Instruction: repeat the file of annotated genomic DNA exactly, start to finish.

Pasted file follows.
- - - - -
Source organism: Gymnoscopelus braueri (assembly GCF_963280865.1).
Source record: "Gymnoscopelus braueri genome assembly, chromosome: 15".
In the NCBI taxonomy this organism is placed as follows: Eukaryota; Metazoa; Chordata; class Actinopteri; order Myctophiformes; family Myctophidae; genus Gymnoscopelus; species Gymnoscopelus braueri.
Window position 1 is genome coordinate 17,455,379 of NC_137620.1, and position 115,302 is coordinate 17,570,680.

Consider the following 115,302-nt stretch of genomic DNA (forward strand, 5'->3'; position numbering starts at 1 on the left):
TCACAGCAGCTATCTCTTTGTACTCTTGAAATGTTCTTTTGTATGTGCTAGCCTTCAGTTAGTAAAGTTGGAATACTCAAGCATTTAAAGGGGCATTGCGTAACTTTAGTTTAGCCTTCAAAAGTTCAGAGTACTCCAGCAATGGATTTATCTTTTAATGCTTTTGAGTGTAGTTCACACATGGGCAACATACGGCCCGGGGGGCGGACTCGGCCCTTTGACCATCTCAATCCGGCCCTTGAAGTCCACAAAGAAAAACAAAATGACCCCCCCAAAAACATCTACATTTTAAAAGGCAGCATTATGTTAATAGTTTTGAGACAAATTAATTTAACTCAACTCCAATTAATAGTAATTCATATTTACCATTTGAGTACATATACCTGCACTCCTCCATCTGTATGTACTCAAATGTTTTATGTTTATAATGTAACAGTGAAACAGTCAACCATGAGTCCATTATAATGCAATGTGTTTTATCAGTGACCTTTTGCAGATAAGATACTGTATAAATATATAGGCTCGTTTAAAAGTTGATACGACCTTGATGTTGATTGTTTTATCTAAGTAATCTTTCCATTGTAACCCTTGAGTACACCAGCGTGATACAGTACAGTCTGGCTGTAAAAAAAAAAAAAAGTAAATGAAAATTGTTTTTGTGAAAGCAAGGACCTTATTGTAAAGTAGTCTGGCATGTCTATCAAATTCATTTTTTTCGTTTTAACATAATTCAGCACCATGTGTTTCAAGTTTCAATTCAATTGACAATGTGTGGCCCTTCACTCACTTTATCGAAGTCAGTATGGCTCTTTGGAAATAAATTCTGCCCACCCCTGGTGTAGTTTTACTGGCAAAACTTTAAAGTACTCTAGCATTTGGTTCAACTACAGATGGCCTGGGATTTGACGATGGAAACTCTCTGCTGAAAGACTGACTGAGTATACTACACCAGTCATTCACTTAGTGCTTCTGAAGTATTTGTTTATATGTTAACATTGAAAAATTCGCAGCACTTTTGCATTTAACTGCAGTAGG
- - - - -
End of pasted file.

Source organism: Gymnoscopelus braueri (assembly GCF_963280865.1).
Source record: "Gymnoscopelus braueri genome assembly, chromosome: 15".
In the NCBI taxonomy this organism is placed as follows: Eukaryota; Metazoa; Chordata; class Actinopteri; order Myctophiformes; family Myctophidae; genus Gymnoscopelus; species Gymnoscopelus braueri.
Window position 1 is genome coordinate 17,455,379 of NC_137620.1, and position 115,302 is coordinate 17,570,680.

Consider the following 115,302-nt stretch of genomic DNA (forward strand, 5'->3'; position numbering starts at 1 on the left):
TCACAGCAGCTATCTCTTTGTACTCTTGAAATGTTCTTTTGTATGTGCTAGCCTTCAGTTAGTAAAGTTGGAATACTCAAGCATTTAAAGGGGCATTGCGTAACTTTAGTTTAGCCTTCAAAAGTTCAGAGTACTCCAGCAATGGATTTATCTTTTAATGCTTTTGAGTGTAGTTCACACATGGGCAACATACGGCCCGGGGGGCGGACTCGGCCCTTTGACCATCTCAATCCGGCCCTTGAAGTCCACAAAGAAAAACAAAATGACCCCCCCAAAAACATCTACATTTTAAAAGGCAGCATTATGTTAATAGTTTTGAGACAAATTAATTTAACTCAACTCCAATTAATAGTAATTCATATTTACCATTTGAGTACATATACCTGCACTCCTCCATCTGTATGTACTCAAATGTTTTATGTTTATAATGTAACAGTGAAACAGTCAACCATGAGTCCATTATAATGCAATGTGTTTTATCAGTGACCTTTTGCAGATAAGATACTGTATAAATATATAGGCTCGTTTAAAAGTTGATACGACCTTGATGTTGATTGTTTTATCTAAGTAATCTTTCCATTGTAACCCTTGAGTACACCAGCGTGATACAGTACAGTCTGGCTGTAAAAAAAAAAAAAAGTAAATGAAAATTGTTTTTGTGAAAGCAAGGACCTTATTGTAAAGTAGTCTGGCATGTCTATCAAATTCATTTTTTTCGTTTTAACATAATTCAGCACCATGTGTTTCAAGTTTCAATTCAATTGACAATGTGTGGCCCTTCACTCACTTTATCGAAGTCAGTATGGCTCTTTGGAAATAAATTCTGCCCACCCCTGGTGTAGTTTTACTGGCAAAACTTTAAAGTACTCTAGCATTTGGTTCAACTACAGATGGCCTGGGATTTGACGATGGAAACTCTCTGCTGAAAGACTGACTGAGTATACTACACCAGTCATTCACTTAGTGCTTCTGAAGTATTTGTTTATATGTTAACATTGAAAAATTCGCAGCACTTTTGCATTTAACTGCAGTAGG